Some of the most charming and very definitely quirky artwork to come out of Australia is made by the Potters of Hermannsburg in the remote Northern Territory. Various utentsils including pots, vases and bowls are decorated with just about every type of native Aussie creature from the kangaroo to the witchety grub.
In 1990, senior law man Nashasson Ungwanaka invited accomplished potter and teacher Naomi Sharp to come and teach pottery to families, many of whom at this time were living on their traditional country at outstations.
“I started driving out for three days and back in for two days. I had a kiln in Hermannsburg, made in the early 1960’s. That is what we started with; that was in the shack that we are still in at Hermannsburg. But I was hired originally as an oustation project. So that is why I loaded the car with clay and glazes and went out to outstations.”
– NAOMI SHARP, QUOTED IN ISAACS 2000 from The Hermannsurg Potters
About 130 km south of Alice Springs, the drive to the tiny village where the pottery is situated, takes you through spectacular Outback scenery, past straggly eucalyptus trees, scrubby bush and misty mountains. Arriving in Hermannsburg Historic Precinct is to enter a little world caught in a time-warp. Low-level white-washed buildings were built when this area was a Lutheran Mission centre in the 19th c. The German church still stands, alongside a school, houses and numerous outbuildings. There’s a little shop and an Art Gallery exhibiting paintings by one of Australia’smost renowned artists, Albert Namatjira.
On our visit we had excellent scones and jam in the quaint Kata Anga Tea Room before wandering around the little settlement. The blazing Aussie sun beat down relentlessly and the noon-day air was still and mesmerising. Rusting tractors and ancient farm implements were scattered about the village. Huge red gum trees and date palms gave welcome shade.
Green refuse bins against the picket fence seemed somehow incongruous at this historic site …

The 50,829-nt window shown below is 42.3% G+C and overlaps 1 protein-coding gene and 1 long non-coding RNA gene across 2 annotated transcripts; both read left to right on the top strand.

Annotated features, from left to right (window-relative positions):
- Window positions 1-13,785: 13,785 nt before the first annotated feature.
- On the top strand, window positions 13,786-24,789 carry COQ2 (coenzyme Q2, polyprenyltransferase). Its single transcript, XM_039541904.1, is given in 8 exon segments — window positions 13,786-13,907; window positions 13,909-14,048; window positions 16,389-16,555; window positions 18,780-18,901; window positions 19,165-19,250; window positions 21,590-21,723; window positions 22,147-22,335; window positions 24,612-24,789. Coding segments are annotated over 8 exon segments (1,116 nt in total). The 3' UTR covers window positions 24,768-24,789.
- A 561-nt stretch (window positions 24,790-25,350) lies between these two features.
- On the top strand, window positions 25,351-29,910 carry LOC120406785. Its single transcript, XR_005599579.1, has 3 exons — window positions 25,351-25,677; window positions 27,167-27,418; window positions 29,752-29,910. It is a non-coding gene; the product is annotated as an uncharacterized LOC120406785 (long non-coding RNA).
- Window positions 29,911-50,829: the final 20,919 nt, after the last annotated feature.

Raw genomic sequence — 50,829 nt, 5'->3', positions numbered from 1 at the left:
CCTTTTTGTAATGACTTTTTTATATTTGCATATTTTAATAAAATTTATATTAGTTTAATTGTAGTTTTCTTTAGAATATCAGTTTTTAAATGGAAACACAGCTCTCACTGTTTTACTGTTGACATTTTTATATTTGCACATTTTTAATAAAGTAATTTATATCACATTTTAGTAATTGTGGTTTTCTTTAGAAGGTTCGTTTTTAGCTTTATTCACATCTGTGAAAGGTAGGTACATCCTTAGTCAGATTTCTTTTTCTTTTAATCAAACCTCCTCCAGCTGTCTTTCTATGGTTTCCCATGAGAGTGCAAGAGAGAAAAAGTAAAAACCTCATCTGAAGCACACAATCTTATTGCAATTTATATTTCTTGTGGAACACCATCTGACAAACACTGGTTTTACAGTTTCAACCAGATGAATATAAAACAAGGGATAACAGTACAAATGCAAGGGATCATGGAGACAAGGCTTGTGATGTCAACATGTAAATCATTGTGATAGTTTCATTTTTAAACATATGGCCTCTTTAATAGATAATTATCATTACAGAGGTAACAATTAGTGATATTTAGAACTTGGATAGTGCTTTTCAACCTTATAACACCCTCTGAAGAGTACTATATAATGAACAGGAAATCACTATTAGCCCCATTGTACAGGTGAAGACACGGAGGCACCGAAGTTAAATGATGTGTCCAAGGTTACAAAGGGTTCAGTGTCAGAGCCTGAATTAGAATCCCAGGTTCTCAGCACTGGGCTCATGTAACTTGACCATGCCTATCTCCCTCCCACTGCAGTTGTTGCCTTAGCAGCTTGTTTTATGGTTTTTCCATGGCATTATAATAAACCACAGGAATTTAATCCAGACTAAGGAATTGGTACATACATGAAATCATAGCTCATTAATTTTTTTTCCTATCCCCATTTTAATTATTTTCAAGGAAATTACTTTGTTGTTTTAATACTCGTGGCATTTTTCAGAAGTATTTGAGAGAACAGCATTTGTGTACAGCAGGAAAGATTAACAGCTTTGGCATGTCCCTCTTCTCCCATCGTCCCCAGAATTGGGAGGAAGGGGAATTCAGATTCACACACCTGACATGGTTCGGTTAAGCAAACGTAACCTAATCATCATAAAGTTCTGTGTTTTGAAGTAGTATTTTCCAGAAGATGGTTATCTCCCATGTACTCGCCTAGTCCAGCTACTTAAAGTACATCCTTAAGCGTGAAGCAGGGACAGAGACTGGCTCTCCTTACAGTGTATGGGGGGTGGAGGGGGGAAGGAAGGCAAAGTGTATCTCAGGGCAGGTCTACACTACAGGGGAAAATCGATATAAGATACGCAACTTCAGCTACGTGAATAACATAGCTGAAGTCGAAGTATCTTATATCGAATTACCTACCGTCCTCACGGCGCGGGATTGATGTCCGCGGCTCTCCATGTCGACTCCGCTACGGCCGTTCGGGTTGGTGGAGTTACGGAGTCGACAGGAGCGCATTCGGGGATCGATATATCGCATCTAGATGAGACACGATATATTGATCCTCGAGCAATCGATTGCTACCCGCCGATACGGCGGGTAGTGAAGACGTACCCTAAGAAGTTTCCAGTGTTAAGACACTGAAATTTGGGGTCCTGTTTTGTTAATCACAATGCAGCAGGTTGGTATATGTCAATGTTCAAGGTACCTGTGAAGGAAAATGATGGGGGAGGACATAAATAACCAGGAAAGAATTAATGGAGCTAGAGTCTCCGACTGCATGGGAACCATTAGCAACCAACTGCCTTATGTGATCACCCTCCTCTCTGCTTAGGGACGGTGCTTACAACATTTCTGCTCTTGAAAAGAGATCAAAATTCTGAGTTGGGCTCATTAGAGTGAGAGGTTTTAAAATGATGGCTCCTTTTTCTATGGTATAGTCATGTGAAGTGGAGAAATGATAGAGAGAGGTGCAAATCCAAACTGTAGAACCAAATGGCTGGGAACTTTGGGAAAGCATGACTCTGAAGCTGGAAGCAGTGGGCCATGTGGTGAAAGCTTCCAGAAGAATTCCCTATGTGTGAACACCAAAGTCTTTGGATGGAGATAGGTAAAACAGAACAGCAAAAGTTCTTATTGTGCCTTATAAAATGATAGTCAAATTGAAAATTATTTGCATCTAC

The Potters of Hermannsburg
Wandering over to the Hermannsburg Pottery, we entered yet another world, this time of whacky figures adorning colourful vessels painted in vibrant colours. Seated at tables littered with paints, brushes, pots, paper, scissors, newspaper and cups of tea, the Aboriginal women of the Aranda tribe sat quietly creating unique masterpieces. They are shy but used to visitors admiring their handicraft. Dawn Wheeler Ngala showed me her pretty turquoise scenes (see above) and Hayley Coultard Panangka demonstrated how she made the standing figure on her table.
Everywhere we looked there were gloriously quirky objects. In the middle of one of the trestle tables was a large white cockatoo and a grey kangaroo with a tiny joey peeping out of her pouch. These were the creations of Judith Inkamala Pungkarta; she was mixing paint for the stripes on the kangaroo’s tail. (Yes, stripes – and no, I’ve never seen stripes on a kangaroo’s tail either, but that’s what makes these such original artworks.) You can see profiles of the Hermannsburg potters here.
In a store room off the main art room was shelf after shelf of pottery ready to be shipped over the America for a big exhibition. Price tags on some of the works showed just how commercially successful this venture is; one large vase was priced at $1,500. All profits are shared between and the artists and ploughed back into the Pottery venture.
Having spent an hour or more admiring the work of the wonderful Potters of Hermannsburg, I emerged into the afternoon sunlight feeling inspired and strangely rejuvenated. There is something childishly impish about this pottery that brings a smile to all who see it …
I travelled to Hermannsburg courtesy of Northern Territory Australia.